So Why The Hell Am I Here?

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why israelWhy am I in Israel?

I could only imagine that someone who has even glanced through my last several posts can’t help but wonder why I am living in this country. Clearly I have a problem with the systems, behavior, and attitudes. And clearly I had every reason to feel bitterness from my history here and to believe nothing would be different this time around.

To complicate matters further, if you had met me a year ago (in the States), you would have seen a completely different person. I loved my apartment and my lifestyle. I loved my community and friends. Yes, I struggled post-divorce with figuring out how to have a fulfilling social life, but successfully pieced it all together, and I maintained a very active life with fun, friends, volunteering, physical activities, and more.

In addition to a change in my marital status, I decided to switch careers as well. And there I was, in my late 30s with over a decade of experience as a teacher, trying to worm my way into a tech career. The tech industry is one that favors the young and those who’ve been immersed in the field for years, but I was determined, and despite many challenges, I was able to find work, learn a ton, and taste a good amount of early success.

Finally, after nearly four decades, I found a community that I loved. The Overland Park, Kansas, Jewish community is remarkable. I was alone, far from everything and everyone I knew and loved, going through some traumatically hard times, and my community opened its arms and welcomed me into the family with unimaginable warmth.

In fact, this was the first time in my life I ever left a community not wanting to.

So why?

Why would I give all of this up? Why would I uproot myself from a clearly very fulfilling and successful life? And why would I put all of that behind me, when everything is moving along so smoothly.

Well, let’s talk about success for a moment.

If you ask the average person on the street to define success, they would talk primarily about careers. Society at large has, sadly, embraced an unfortunate idea that we are what we do for a living. If you succeed in the workplace, you are successful.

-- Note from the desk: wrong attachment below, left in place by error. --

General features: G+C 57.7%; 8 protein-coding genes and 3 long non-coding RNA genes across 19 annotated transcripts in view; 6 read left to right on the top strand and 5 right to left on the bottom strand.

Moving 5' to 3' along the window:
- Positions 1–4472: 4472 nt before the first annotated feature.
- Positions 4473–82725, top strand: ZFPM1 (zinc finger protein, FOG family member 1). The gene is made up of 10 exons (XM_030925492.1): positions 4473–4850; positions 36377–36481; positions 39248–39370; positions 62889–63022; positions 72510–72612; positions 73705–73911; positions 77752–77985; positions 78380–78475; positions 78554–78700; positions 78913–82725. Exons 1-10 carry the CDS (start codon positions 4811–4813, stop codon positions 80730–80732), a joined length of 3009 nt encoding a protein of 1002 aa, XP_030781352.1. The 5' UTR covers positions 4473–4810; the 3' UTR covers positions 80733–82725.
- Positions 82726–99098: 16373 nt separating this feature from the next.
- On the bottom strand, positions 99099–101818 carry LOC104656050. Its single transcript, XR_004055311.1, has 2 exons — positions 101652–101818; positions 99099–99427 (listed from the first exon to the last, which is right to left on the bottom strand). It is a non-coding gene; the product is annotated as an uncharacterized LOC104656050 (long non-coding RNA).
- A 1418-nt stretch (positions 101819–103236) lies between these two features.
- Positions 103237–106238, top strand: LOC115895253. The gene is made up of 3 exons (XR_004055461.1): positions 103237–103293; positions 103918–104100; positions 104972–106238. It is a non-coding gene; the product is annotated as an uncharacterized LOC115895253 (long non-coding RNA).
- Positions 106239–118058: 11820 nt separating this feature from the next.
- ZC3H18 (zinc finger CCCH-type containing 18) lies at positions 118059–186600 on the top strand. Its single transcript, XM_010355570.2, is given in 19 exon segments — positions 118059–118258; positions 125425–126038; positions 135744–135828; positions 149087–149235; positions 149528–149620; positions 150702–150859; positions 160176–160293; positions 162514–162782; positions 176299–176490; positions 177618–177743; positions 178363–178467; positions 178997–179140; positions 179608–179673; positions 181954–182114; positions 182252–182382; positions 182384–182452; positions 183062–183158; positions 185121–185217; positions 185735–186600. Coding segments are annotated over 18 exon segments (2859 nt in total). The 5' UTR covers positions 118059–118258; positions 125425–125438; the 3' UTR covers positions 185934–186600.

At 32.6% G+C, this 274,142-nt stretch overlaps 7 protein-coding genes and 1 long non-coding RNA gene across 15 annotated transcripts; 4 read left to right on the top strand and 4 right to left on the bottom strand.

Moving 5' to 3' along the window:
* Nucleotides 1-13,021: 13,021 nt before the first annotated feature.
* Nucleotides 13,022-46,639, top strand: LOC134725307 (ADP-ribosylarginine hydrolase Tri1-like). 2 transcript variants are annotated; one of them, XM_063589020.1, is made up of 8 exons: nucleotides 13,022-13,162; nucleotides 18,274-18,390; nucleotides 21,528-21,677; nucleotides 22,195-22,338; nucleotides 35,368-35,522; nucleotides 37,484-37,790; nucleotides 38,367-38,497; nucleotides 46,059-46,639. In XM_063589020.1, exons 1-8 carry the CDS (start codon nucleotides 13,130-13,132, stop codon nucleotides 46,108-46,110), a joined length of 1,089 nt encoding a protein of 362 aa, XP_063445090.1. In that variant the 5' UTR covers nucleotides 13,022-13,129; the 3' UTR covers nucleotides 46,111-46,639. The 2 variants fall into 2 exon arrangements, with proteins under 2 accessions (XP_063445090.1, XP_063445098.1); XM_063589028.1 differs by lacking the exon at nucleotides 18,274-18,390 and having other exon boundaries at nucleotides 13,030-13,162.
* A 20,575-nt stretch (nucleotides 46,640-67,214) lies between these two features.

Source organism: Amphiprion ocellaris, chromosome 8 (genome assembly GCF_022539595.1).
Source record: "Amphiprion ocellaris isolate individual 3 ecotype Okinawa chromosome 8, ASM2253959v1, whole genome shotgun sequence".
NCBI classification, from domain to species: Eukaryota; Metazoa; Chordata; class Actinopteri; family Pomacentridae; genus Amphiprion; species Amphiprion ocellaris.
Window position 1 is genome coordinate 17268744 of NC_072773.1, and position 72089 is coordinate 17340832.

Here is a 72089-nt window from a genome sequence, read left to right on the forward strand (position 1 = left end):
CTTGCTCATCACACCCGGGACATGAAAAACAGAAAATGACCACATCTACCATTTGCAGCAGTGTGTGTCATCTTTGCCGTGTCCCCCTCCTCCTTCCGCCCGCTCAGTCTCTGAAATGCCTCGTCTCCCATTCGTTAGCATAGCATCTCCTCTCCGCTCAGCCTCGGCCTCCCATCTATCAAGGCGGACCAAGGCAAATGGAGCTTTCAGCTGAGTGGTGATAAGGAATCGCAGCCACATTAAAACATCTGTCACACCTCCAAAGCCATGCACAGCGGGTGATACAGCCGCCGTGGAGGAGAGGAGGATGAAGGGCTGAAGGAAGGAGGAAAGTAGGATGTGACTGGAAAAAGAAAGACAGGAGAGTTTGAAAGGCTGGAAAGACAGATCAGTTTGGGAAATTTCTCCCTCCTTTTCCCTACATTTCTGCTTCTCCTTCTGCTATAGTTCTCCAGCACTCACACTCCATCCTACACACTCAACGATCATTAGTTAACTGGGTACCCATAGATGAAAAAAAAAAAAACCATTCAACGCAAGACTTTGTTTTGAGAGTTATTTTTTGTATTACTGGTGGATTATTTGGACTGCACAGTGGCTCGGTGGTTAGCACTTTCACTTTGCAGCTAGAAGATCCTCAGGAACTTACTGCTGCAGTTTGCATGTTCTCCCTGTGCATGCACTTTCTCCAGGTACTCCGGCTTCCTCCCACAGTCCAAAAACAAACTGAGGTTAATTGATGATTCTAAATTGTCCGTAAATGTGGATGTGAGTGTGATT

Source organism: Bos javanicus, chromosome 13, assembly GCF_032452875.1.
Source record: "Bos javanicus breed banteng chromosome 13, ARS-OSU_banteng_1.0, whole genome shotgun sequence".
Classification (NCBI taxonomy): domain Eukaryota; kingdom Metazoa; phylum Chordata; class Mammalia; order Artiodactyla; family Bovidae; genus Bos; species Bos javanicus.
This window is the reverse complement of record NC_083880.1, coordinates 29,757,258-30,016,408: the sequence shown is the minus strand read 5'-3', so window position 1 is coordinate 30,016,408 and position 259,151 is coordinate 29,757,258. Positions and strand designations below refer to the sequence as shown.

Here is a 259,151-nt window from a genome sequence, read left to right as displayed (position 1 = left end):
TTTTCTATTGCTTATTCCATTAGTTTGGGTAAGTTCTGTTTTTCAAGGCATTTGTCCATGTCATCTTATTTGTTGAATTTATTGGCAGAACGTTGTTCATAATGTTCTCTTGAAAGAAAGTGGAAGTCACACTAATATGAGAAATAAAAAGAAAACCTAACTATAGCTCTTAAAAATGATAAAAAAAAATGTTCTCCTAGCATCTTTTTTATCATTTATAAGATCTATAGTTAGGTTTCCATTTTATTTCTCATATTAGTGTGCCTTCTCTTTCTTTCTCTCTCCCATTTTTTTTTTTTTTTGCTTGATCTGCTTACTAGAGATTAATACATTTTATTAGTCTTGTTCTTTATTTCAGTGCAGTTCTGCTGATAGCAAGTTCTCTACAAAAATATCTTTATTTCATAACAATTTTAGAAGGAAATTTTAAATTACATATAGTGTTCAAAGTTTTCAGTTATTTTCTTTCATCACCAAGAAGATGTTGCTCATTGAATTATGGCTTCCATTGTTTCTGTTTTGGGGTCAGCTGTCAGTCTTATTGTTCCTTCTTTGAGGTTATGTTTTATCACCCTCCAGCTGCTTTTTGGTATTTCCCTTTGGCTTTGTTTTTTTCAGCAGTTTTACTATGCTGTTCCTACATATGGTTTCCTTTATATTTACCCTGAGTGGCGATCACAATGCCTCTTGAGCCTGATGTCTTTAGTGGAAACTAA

I couldn’t disagree more.

I remember many years ago sitting in a lecture about how to be a good teacher. The leader emphatically recommended a movie to the group. “Every teacher in the world should be required to see this movie,” she said. I was sitting there ready to jump out of my seat. I had seen the movie and was incensed by her statement. Finally, I raised my hand and exclaimed:

“Why would you tell teachers to watch this movie? By the end of the film, the main character had to work two full time jobs just to barely pay the bills, had thrown herself into her teaching career at the expense of everybody and everything else in her life, and her husband left her. Yes, she was technically successful in her classroom. But at what cost? She was a complete failure at everything else in her life! She sacrificed everything for her job. How could you imply to a bunch of teachers that this is what’s needed to be successful in the classroom? The message is horrible, and hopefully incorrect.”

What is success?

Success is not a simple idea. But one thing is for certain: In order to be successful, there are multiple types of successes you must experience. Professional success is just one. One must be successful professionally, financially, socially, personally, and most importantly, one must be successful with ones family. Remove any piece of that equation, and you cannot call a person successful.

And there I was. Living the good life in Kansas. I was able to find decent jobs with decent salaries. My friends were amazing. My life was fun and fulfilling. I was growing personally, spiritually, and emotionally. Successes abounded!

But my four precious children–objectively the four most important things in the entire world–had been living in another country for a little over a year. And one absolutely cannot be a successful parent to small children living that far away. So despite all of the successes, all of the smiles, all of the personal growth, I was completely empty inside. And I was wildly unsuccessful.

And I couldn’t be apart from my children any longer.

Now I’m back in Israel, trying to make things work in a system that seems designed for failure, filled with countless chasms I’m prone to falling into.

My children are worth more to me than everything else I’ve mentioned. And they’re worth the troubles and hardships I knew were coming when I moved here.

I know a thorough and complete success in Israel is unlikely. However, the stakes are too high. I need to succeed–to fight back against a system that does not want me to–in order to give my children the father they deserve.

 

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